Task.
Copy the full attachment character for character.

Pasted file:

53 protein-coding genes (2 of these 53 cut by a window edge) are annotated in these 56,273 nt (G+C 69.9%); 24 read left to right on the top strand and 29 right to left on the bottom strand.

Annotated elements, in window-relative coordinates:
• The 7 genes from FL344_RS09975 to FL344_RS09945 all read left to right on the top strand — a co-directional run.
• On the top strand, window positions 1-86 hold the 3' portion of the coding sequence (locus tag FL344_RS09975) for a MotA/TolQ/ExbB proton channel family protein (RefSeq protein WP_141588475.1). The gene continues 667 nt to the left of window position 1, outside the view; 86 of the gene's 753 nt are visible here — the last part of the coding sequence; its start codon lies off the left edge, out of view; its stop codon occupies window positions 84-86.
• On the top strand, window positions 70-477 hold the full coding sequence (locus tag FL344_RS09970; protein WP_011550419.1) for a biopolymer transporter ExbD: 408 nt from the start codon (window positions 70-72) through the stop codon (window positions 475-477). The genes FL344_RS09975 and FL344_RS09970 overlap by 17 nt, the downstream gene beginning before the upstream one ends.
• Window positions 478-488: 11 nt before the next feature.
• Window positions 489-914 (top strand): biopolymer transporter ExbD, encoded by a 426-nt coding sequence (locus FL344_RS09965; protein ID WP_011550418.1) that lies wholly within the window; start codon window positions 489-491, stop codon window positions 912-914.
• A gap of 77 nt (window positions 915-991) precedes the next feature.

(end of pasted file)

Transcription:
53 protein-coding genes (2 of these 53 cut by a window edge) are annotated in these 56,273 nt (G+C 69.9%); 24 read left to right on the top strand and 29 right to left on the bottom strand.

Annotated elements, in window-relative coordinates:
• The 7 genes from FL344_RS09975 to FL344_RS09945 all read left to right on the top strand — a co-directional run.
• On the top strand, window positions 1-86 hold the 3' portion of the coding sequence (locus tag FL344_RS09975) for a MotA/TolQ/ExbB proton channel family protein (RefSeq protein WP_141588475.1). The gene continues 667 nt to the left of window position 1, outside the view; 86 of the gene's 753 nt are visible here — the last part of the coding sequence; its start codon lies off the left edge, out of view; its stop codon occupies window positions 84-86.
• On the top strand, window positions 70-477 hold the full coding sequence (locus tag FL344_RS09970; protein WP_011550419.1) for a biopolymer transporter ExbD: 408 nt from the start codon (window positions 70-72) through the stop codon (window positions 475-477). The genes FL344_RS09975 and FL344_RS09970 overlap by 17 nt, the downstream gene beginning before the upstream one ends.
• Window positions 478-488: 11 nt before the next feature.
• Window positions 489-914 (top strand): biopolymer transporter ExbD, encoded by a 426-nt coding sequence (locus FL344_RS09965; protein ID WP_011550418.1) that lies wholly within the window; start codon window positions 489-491, stop codon window positions 912-914.
• A gap of 77 nt (window positions 915-991) precedes the next feature.